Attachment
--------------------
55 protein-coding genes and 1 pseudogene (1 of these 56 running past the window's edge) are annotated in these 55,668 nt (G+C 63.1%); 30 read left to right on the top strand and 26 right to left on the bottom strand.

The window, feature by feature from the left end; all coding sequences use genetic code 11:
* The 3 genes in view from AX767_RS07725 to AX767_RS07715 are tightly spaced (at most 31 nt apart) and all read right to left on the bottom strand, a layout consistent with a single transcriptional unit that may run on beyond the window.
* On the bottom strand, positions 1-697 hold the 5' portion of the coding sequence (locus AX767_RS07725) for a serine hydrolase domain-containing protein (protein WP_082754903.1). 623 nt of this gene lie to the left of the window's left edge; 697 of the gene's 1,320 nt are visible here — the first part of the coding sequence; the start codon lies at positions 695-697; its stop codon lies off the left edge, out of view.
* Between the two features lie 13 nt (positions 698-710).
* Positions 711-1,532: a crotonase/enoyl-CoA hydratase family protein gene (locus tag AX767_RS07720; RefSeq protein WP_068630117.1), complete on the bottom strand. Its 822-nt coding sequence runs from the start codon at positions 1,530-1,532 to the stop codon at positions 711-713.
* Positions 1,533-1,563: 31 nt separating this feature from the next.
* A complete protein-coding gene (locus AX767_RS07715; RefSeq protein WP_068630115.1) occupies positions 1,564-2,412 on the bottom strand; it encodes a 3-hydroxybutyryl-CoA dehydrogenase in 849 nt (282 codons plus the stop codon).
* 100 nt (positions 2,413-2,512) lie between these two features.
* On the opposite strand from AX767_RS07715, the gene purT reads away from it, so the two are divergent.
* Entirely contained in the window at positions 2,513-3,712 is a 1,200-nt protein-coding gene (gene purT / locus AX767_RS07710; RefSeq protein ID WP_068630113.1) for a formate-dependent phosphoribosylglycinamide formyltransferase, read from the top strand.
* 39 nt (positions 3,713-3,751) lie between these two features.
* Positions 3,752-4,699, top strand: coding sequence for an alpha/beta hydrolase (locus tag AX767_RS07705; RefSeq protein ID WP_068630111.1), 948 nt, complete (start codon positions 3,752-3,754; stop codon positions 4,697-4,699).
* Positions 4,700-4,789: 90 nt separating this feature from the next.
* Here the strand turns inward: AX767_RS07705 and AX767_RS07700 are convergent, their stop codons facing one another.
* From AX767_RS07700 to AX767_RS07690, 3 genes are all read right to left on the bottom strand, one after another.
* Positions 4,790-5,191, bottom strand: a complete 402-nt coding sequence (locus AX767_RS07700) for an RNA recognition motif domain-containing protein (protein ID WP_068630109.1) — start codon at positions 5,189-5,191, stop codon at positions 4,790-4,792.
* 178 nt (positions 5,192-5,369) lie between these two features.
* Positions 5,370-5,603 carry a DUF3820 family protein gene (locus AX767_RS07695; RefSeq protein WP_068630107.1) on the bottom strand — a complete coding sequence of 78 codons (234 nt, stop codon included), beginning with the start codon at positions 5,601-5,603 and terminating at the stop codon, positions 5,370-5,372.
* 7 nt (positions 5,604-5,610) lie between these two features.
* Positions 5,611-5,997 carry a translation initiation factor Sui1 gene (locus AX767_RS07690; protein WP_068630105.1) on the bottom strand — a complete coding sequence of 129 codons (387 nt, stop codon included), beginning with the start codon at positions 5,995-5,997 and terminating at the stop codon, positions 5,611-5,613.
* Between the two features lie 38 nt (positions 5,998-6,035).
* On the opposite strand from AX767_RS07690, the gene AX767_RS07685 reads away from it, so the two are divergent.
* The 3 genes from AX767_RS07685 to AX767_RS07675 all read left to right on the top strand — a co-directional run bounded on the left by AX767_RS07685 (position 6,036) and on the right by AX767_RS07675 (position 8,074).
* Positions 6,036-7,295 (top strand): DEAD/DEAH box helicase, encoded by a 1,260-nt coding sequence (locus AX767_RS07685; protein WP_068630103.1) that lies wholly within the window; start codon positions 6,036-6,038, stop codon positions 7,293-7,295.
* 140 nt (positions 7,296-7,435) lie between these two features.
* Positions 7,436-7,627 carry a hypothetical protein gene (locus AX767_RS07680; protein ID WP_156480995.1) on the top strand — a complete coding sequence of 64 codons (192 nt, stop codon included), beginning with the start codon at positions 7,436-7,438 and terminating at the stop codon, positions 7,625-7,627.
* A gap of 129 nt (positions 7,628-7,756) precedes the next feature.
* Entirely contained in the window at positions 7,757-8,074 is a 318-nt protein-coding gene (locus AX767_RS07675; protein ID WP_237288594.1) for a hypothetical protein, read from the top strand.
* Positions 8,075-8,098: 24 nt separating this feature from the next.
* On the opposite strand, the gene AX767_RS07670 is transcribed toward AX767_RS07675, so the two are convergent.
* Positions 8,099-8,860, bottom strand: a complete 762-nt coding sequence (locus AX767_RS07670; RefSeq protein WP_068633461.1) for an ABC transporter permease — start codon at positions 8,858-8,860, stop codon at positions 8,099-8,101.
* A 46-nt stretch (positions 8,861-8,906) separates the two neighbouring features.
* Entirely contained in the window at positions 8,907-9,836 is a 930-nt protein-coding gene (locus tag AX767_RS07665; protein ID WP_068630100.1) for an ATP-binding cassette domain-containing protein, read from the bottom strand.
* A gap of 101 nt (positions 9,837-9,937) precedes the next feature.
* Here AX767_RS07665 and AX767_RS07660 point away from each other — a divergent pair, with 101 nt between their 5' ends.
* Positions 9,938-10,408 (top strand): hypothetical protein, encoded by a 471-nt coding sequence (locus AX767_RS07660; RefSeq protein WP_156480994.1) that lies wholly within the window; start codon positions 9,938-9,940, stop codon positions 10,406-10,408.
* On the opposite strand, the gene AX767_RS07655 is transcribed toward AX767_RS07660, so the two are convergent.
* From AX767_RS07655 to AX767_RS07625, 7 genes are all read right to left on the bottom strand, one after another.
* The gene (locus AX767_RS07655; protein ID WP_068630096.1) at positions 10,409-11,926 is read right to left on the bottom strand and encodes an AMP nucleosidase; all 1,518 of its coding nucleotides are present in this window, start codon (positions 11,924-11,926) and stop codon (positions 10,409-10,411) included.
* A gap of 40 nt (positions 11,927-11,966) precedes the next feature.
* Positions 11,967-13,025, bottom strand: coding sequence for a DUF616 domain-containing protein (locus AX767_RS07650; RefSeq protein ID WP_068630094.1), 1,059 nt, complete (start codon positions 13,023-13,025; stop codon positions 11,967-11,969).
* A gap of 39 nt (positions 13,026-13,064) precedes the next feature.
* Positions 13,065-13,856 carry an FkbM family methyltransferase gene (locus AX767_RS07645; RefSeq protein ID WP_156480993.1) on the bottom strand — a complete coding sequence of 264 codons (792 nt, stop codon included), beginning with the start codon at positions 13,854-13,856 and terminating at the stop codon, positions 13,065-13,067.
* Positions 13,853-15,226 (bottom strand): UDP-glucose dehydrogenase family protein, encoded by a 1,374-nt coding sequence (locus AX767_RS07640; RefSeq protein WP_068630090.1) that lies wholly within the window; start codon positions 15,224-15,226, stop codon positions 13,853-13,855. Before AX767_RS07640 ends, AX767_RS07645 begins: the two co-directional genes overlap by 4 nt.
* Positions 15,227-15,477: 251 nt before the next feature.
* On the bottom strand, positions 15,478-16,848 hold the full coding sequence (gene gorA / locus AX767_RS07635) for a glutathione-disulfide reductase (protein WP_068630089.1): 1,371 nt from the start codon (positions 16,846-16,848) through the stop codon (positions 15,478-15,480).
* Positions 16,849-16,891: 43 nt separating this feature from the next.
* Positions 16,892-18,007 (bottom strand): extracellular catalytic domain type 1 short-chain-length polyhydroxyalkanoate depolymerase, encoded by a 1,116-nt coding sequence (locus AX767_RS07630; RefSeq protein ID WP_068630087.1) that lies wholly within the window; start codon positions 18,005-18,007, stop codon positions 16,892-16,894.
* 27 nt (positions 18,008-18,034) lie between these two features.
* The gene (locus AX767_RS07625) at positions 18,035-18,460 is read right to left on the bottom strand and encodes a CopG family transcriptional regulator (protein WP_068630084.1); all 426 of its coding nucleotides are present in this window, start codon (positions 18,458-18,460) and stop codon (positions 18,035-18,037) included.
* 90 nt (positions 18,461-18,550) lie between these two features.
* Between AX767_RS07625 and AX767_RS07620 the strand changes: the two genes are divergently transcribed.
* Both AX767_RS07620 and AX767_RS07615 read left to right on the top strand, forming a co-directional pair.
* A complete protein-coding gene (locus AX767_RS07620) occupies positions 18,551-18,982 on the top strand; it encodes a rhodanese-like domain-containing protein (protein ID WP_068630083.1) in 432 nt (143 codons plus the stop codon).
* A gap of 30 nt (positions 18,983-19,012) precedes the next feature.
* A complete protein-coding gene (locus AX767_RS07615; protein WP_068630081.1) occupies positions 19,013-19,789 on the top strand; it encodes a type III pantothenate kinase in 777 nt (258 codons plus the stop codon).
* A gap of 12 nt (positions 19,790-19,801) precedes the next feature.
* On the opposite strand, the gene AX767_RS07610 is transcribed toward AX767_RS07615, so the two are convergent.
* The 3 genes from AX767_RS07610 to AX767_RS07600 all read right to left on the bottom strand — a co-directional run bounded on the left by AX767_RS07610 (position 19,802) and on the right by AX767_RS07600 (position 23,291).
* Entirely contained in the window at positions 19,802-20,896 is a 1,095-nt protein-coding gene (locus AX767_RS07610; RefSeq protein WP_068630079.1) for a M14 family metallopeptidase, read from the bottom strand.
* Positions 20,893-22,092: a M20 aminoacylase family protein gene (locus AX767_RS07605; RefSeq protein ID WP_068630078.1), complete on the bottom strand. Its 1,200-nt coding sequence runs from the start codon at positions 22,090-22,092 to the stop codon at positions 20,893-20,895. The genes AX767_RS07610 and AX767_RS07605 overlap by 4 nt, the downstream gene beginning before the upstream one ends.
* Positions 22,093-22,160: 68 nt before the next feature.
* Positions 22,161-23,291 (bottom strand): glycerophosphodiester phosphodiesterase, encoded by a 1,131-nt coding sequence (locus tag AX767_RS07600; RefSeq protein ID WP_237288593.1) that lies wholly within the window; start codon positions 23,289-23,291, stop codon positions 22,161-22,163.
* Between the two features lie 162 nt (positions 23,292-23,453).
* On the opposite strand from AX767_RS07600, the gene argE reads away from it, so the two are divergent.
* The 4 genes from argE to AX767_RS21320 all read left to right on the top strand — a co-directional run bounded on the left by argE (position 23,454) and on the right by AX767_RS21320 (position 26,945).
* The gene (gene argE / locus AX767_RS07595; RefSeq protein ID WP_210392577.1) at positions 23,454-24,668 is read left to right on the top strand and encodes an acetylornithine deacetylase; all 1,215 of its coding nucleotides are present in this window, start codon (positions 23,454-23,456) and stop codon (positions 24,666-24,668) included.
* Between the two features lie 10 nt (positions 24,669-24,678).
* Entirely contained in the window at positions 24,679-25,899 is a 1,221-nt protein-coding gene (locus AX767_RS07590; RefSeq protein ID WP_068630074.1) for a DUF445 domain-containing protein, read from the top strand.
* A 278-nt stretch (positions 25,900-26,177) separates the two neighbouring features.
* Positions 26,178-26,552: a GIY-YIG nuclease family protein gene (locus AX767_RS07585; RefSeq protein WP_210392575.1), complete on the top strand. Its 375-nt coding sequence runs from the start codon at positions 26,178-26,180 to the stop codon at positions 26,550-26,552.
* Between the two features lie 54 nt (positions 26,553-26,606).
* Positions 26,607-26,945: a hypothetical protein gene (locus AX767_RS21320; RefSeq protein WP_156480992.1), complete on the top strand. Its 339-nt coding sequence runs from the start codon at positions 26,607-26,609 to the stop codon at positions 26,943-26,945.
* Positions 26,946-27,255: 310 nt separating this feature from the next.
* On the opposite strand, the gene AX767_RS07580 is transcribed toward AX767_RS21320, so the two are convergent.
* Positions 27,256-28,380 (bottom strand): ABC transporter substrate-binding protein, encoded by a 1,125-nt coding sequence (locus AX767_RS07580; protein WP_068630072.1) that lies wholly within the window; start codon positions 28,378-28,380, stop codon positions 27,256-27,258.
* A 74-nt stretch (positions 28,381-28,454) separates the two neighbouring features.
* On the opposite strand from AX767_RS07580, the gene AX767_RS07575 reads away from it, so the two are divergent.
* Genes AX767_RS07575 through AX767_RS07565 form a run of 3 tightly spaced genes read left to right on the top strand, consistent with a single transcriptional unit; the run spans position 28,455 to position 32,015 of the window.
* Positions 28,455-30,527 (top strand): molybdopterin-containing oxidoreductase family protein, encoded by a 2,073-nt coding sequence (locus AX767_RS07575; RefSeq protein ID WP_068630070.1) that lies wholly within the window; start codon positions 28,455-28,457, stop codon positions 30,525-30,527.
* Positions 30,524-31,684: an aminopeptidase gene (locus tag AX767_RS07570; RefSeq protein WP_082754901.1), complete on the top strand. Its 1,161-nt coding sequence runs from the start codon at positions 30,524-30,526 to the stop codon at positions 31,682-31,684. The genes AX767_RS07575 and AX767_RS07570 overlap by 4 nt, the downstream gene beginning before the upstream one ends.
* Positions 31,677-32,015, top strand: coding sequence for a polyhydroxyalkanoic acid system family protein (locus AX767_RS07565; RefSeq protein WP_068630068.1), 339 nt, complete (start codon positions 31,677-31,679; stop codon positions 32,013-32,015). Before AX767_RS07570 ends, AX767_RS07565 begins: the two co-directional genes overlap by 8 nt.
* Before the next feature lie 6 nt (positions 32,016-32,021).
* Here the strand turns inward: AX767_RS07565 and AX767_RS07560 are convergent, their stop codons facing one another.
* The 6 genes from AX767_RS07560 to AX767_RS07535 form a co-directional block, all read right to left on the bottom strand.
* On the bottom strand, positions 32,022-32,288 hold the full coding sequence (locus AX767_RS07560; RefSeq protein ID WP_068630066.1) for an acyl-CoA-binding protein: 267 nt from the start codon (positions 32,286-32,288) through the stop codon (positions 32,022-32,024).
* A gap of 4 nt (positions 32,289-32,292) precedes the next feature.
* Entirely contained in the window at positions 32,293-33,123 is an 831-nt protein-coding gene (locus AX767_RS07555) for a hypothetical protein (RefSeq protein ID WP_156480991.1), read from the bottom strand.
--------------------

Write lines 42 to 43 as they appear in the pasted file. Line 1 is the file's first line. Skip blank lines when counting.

* Positions 11,967-13,025, bottom strand: coding sequence for a DUF616 domain-containing protein (locus AX767_RS07650; RefSeq protein ID WP_068630094.1), 1,059 nt, complete (start codon positions 13,023-13,025; stop codon positions 11,967-11,969).
* A gap of 39 nt (positions 13,026-13,064) precedes the next feature.